While this one-of-a-kind event on the Daytona Road Course circuit is intriguing on its own, it also represents an important race toward establishing the championship contending 12 drivers. Six drivers – Cindric, Briscoe, Noah Gragson, Harrison Burton, Brandon Jones and Justin Haley have punched their Playoff ticket with wins this season. They all also happen to be competitive road course racers as well.
There is certainly a lot of competitive drama for those final few Playoff transfer positions. Eleventh place Riley Herbst holds only a 19-point edge on 12th place Brandon Brown in the final two transfer positions. Jeremy Clements, a former road course winner it should be noted, fell to 13th position in the standings and is 53 points behind Brown. Myatt Snider, another driver with a lot of road course experience, has also fallen out of the Playoff transfer group and is 73 points behind Brown.
A first-time season winner is always a possibility and especially so on a first-time visit to a road course turning this week’s event into a thriller on many levels.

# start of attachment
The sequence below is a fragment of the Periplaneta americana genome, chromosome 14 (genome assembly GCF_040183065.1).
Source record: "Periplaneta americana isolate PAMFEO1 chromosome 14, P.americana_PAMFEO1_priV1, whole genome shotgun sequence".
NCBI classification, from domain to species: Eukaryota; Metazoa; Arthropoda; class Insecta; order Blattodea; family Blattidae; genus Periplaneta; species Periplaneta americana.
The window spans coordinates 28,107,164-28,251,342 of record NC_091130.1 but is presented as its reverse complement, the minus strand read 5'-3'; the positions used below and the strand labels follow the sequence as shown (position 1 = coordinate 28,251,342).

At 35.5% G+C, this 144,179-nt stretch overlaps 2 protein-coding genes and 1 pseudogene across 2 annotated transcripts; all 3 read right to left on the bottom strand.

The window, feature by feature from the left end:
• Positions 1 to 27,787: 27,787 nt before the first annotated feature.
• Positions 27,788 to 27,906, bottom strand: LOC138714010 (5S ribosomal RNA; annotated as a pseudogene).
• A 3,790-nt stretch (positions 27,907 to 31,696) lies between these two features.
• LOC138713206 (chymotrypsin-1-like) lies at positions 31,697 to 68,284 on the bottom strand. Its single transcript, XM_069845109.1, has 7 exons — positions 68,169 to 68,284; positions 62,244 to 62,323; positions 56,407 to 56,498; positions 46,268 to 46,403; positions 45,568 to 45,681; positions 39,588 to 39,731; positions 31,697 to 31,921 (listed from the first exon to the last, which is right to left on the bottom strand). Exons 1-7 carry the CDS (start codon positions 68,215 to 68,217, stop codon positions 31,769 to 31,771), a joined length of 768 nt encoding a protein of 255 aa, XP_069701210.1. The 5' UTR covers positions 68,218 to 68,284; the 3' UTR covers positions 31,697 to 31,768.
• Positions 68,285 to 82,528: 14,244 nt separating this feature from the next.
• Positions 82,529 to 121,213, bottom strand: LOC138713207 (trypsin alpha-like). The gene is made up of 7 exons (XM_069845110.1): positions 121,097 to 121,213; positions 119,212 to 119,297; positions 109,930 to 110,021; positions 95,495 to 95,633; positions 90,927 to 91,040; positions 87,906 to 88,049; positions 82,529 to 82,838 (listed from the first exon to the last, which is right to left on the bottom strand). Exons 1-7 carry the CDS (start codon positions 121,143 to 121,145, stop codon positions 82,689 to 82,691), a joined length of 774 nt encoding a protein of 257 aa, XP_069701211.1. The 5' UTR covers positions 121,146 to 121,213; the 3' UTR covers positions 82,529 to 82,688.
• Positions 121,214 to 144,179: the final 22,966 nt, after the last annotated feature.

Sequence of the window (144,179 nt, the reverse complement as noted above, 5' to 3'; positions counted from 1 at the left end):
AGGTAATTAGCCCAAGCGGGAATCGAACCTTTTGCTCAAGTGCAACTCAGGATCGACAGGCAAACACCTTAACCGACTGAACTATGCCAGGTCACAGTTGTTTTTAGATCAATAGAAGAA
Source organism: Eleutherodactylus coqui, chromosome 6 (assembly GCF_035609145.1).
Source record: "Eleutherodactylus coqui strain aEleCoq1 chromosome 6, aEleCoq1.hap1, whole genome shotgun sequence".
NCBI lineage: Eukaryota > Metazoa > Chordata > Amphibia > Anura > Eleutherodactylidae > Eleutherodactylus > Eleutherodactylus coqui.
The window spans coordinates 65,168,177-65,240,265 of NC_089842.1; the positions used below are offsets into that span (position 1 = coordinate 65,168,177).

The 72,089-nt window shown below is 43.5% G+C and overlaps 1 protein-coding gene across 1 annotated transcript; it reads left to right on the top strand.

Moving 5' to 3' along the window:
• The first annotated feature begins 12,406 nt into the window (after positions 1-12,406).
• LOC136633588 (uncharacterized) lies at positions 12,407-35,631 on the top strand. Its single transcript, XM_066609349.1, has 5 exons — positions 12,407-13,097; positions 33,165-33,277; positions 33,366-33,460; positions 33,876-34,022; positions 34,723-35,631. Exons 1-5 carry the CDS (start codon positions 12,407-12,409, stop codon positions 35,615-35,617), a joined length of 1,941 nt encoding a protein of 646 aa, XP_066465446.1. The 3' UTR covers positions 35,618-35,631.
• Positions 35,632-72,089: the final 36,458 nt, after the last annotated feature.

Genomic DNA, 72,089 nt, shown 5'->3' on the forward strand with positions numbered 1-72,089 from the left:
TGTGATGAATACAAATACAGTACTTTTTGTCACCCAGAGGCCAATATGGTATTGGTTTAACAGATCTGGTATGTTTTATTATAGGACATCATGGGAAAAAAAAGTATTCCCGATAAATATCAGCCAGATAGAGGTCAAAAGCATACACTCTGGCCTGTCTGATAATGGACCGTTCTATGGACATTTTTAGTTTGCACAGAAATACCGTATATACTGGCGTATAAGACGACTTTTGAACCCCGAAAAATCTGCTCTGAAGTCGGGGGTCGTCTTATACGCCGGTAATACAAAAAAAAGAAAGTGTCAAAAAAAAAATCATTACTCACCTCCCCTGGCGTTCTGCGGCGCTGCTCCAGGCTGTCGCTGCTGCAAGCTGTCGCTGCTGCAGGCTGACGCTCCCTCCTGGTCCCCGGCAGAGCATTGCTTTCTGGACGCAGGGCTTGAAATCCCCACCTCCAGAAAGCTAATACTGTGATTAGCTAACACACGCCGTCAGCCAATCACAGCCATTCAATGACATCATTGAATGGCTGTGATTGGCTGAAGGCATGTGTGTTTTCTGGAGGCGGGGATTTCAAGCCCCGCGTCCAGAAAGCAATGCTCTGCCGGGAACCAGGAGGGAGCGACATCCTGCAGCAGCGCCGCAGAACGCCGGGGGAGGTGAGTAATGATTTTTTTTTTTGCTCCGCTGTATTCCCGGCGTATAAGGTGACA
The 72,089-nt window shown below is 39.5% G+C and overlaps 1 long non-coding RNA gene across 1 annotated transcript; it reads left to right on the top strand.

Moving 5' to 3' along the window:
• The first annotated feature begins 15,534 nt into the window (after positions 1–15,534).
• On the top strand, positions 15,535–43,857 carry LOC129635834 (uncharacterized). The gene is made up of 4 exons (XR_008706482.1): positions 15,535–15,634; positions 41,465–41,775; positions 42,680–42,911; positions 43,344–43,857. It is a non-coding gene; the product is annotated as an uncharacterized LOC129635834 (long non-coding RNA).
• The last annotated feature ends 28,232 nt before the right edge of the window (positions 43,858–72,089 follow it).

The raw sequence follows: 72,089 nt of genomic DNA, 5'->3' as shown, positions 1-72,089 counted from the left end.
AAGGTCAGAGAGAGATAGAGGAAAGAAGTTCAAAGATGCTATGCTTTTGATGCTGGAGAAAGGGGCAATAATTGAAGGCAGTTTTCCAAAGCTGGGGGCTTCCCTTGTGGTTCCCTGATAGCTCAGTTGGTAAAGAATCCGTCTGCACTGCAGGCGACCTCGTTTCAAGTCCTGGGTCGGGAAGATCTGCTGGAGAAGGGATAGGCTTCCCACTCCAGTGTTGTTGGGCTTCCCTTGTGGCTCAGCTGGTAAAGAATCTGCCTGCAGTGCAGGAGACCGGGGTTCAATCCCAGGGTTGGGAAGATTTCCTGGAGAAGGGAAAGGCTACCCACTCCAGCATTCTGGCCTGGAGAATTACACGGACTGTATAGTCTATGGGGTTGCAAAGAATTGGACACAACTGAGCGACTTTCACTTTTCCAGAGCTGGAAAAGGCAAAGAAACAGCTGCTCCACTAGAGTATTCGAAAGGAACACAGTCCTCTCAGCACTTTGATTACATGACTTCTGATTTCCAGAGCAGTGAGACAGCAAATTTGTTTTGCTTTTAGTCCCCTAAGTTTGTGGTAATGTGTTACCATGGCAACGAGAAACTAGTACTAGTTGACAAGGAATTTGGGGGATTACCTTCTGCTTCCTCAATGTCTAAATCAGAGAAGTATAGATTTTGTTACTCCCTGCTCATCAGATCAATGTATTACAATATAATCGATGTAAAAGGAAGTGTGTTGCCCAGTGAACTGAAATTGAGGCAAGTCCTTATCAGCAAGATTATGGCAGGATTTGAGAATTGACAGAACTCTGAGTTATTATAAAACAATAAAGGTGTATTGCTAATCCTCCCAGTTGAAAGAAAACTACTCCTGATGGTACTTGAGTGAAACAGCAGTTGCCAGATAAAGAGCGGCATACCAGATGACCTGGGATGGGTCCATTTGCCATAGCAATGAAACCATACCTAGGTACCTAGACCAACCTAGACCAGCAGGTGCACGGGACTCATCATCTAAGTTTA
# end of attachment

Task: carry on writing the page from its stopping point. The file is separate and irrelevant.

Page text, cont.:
“Truthfully, these first-time races have worked out great for me between the Roval and Indy, so I’m all for it,” said Briscoe, driver of the No. 98 Stewart-Haas Racing Ford. “I enjoy going to places where I feel it’s a clean slate just because I don’t feel like I’m behind the eight-ball as much.
“You go to a place like Mid-Ohio or Road America, where I’d never been to before, and I’m trying to play catch-up to guys who have a lot of laps at those tracks. When we go to a place like the Daytona Road Course for the first time, we’re all on an even playing field. I would rather run the road course than the superspeedway just because I feel like it puts the race more in the driver’s hands. So, I’m looking forward to it. I think it’s going to be a really good race.”
GANDER RV & OUTDOORS TRUCK SERIES
Perhaps the biggest wild card in its Daytona International Speedway Road Course debut may well be the NASCAR Gander RV & Outdoors Truck Series field in Sunday afternoon’s Sunoco 159 (Aug. 16 at 12 p.m. ET on FS1, MRN and SiriusXM NASCAR Radio).
With the exception of road course “ringer” Alex Tagliani, the vast make-up of the 39-car field of drivers has no experience on the 3.61-mile, 14-turn Daytona Road Course that incorporates the famous track’s vast superspeedway turns as well as a tight and challenging infield road course.